Doctors cannot be penalized for not writing Generic Name.

New Delhi: The Medical Council of India has issued notification thereby amending clause 1.5 of Chapter ‘A’ of regulation.  Said amendment provides as under

“Chapter A, (Part A) Clause 1.5” Use of Generic names of drugs.–[Every physician should prescribe drugs with generic names legibly and preferably in capital letters and he/she shall ensure that there is a rational prescription and use of drugs”]

“प्रत्येक चिकित्सक को औषधो के जेनेरिक नामो का प्रयोग स्पष्टता से और अधिमानत: कैपिटल लैटर्स में करना चाहिए तथा उसे सुनिश्चित करना चाहिए कि दवा का पर्चा तथा दवाओं का प्रयोग तर्कसंगत हो”

From above at first instance it appears that doctor have to write ‘generic name’ of the drug. The fears of disciplinary action for ‘professional misconduct’ have been echoed by the Medical Practitioner in default of not writing ‘generic name’. Various opinion pondered on the issue and majority are made to believe that the words “should” used in the amendment is only advisory in nature and that doctors may write ‘generic name’ and can also place the “brand name” of the drug. As the word “only” or word “shall” is missing from the notification.

It appears that opinion formed by various section is correct but for other reasons also it can be said that no disciplinary action can be initiated by the MCI, against the doctors many technical reasons prohibited under the law. The amendment is not well thought and without considering the “Ethic Regulations” itself.

Medical Council (Professional Conduct, Etiquettes and Ethics) Regulations, 2002, has been framed by MCI in exercise of power under section 20.A of MCI Act, 1956. Sub-section of said section requires Council to specify which violations shall constitute infamous conduct i.e. professional misconduct. Under Section 33 of MCI Act, 1956, Council has been given power to make Regulations prescribing for standard of professional conduct and etiquettes and code of ethics. The Regulation has different chapters and under chapter 7, list of act have been given as misconduct and specifically various act which already been covered in other chapters was reproduced to treat them as professional misconduct. Regulation 7.1 gives one general regulation stating that violations of the regulations shall constitute misconduct.

That it must be noted that when section 20.A provides that the council may specify violations which shall constitute professional misconduct, without amending chapter 7, no penal action can be taken under the regulation by way of disciplinary action.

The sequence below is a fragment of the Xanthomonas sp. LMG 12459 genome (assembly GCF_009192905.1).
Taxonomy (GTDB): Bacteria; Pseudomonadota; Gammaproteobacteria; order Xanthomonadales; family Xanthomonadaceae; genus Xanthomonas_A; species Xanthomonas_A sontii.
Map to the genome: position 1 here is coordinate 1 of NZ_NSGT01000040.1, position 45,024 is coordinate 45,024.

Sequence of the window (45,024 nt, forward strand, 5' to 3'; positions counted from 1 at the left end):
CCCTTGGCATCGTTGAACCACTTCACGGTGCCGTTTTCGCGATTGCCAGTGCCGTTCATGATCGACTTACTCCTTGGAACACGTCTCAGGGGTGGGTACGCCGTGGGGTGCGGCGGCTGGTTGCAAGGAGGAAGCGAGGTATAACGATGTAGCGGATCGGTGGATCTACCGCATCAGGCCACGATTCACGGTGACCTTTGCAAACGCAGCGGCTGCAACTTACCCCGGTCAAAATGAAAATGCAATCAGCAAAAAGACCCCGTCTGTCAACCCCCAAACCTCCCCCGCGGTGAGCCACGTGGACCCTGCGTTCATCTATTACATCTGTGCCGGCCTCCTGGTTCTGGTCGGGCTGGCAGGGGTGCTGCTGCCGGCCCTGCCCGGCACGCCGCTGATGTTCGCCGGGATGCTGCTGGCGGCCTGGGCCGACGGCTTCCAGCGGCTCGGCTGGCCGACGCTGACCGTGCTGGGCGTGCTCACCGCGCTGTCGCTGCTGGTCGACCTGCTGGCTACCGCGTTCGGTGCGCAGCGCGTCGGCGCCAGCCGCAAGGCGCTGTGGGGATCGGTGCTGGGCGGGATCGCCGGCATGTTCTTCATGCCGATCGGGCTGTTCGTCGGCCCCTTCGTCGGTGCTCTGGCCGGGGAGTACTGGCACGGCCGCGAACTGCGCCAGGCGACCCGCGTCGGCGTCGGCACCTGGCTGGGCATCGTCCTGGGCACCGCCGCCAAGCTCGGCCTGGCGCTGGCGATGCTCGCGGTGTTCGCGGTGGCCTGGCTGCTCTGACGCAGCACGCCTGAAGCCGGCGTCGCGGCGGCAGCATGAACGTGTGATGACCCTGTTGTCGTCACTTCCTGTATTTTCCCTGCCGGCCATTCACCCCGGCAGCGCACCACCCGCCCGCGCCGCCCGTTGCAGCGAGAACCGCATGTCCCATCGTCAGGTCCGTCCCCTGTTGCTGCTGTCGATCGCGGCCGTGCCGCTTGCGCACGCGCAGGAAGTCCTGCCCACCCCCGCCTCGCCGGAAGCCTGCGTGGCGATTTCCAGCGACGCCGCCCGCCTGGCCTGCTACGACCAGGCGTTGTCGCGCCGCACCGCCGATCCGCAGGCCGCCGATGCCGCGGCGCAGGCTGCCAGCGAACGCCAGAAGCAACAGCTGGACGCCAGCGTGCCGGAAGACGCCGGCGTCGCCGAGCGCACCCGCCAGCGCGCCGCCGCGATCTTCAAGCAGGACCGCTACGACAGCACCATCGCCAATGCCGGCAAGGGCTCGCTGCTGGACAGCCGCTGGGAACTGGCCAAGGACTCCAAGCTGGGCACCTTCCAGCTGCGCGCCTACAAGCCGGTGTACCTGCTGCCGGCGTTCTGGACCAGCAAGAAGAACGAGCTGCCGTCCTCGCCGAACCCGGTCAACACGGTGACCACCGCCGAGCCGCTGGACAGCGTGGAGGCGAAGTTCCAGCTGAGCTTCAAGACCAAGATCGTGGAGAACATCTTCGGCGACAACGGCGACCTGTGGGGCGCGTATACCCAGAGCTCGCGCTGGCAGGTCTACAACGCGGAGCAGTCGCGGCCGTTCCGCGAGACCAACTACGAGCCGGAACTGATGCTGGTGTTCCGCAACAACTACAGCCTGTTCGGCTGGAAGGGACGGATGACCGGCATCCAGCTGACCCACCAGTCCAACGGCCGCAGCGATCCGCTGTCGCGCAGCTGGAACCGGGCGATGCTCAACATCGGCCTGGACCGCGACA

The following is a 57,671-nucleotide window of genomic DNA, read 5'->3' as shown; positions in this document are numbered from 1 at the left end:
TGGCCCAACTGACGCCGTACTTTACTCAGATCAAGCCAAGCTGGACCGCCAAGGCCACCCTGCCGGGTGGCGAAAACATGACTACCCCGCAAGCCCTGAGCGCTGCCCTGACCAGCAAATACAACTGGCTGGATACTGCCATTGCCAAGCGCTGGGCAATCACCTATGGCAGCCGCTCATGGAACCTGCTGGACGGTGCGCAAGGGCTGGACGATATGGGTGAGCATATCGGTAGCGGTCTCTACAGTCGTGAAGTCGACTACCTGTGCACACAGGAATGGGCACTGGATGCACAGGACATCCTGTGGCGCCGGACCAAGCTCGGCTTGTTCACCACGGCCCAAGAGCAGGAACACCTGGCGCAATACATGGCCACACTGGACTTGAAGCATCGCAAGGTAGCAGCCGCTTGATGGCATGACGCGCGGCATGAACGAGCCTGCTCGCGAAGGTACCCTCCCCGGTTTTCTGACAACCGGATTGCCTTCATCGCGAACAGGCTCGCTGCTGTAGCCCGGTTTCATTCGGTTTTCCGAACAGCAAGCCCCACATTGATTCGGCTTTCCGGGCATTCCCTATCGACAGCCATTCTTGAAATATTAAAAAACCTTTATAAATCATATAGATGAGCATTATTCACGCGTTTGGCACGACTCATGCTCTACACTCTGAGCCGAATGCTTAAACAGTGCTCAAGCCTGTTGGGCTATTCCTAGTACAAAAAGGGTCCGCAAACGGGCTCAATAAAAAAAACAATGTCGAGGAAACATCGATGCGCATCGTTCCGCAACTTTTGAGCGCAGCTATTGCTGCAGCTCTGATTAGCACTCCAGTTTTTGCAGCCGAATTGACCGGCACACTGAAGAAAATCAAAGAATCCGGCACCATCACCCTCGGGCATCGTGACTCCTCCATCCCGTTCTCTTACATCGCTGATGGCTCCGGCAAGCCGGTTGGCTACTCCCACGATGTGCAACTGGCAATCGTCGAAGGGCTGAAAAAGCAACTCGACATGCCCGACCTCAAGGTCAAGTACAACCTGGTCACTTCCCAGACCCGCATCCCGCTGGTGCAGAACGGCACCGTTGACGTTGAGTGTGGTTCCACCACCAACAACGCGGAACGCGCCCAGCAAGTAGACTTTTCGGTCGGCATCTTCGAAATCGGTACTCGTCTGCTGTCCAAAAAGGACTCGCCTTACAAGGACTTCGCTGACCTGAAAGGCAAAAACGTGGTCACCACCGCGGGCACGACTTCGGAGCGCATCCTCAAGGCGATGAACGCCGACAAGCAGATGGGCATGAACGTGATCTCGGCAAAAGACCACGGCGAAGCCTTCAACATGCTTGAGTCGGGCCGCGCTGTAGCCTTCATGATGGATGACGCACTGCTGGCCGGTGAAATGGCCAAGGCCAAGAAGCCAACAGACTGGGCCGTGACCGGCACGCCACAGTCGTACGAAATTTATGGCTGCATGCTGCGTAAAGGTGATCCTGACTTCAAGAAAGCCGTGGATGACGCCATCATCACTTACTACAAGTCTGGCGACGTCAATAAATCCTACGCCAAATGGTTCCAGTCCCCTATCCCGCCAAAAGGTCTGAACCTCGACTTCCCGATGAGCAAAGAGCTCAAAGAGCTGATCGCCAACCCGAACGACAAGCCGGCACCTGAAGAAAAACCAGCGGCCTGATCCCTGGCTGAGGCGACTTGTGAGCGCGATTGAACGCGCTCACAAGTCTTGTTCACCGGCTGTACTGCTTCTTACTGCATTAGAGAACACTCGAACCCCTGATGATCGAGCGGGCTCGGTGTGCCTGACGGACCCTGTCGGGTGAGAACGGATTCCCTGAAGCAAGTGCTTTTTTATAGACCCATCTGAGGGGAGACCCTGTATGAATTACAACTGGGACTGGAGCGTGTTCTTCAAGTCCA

Further, the present amendment is also violative of constitutional right of the medical practitioners as well as the pharmaceuticals companies. The present amendment is again not in public interest. The judicial notice of such type of amendment was taken long back by Hon’ble Delhi High Court (DB) in Hoechst Pharmaceuticals Vs. C.V.S. Mani, 1983(3)PTC265(Del). In that case the Central Government, had introduced the amendment to Rule 96 and added schedule W to the Rules. It was provided that in respect of some formulations, the company has to print only the generic name on the label. It was opposed by the pharmaceuticals companies on the ground that the choice of drug will shift from the qualified doctors and specialist to a chemist shop. It was held by the court that the consumer cannot be left to at the mercy of chemist, who may give any drug as per his choice. Hon’ble Delhi High Court (DB), further held that “Similarly, we cannot accept the contention that there would be no difference in formulations made by different formulators out of the same bulk drug. It was further held that obviously, there is the difference in what the petitioners call the bioavailability, i.e. therapeutic impact. Court further observed that “What has been said by first three respondents that there is no particular difference in therapeutic impact of various formulations manufactured from the same bulk drug cannot be accepted”.

From above, it can be found that the issue whether the sale of the drug shall be left to the choice of the chemist is negetivated by the DB of Delhi High Court. After the judgment said Schedule was deleted vide GSR94(E) Dated 08.05.2000. The impugned amendment in Rule 96 then was struck down.

In ultimate analysis the it can be said that (i) Notification gives option to the doctors to prescribe the brand name along with generic name. (ii) The act of not writing generic name is not infamous professional misconduct and (iii) there cannot be any disciplinary proceedings against the doctor on the basis of amended regulation as the act is not misconduct.

It is therefore concluded that amendment to Regulation 1.5 if taken as advisory only, then it is not violative of constitutional provisions and article 14 and 19(g) of Constitution of India, but if it is made mandatory, then the regulation must be subject to judicial scrutiny and must be held with disregard to the DB judgment of Delhi High Court, for which judicial review lies besides contempt proceedings under Contempt of Court Act, 1971

Statutory Disclaimer:
The view given above is the opinion of the Author. This article has been drawn based on Judicial pronouncements and provisions of the Law.

Sushant Mahapatra
Advocate -Supreme Court

Click here to read detailed legal research report on Generic Name regulation.


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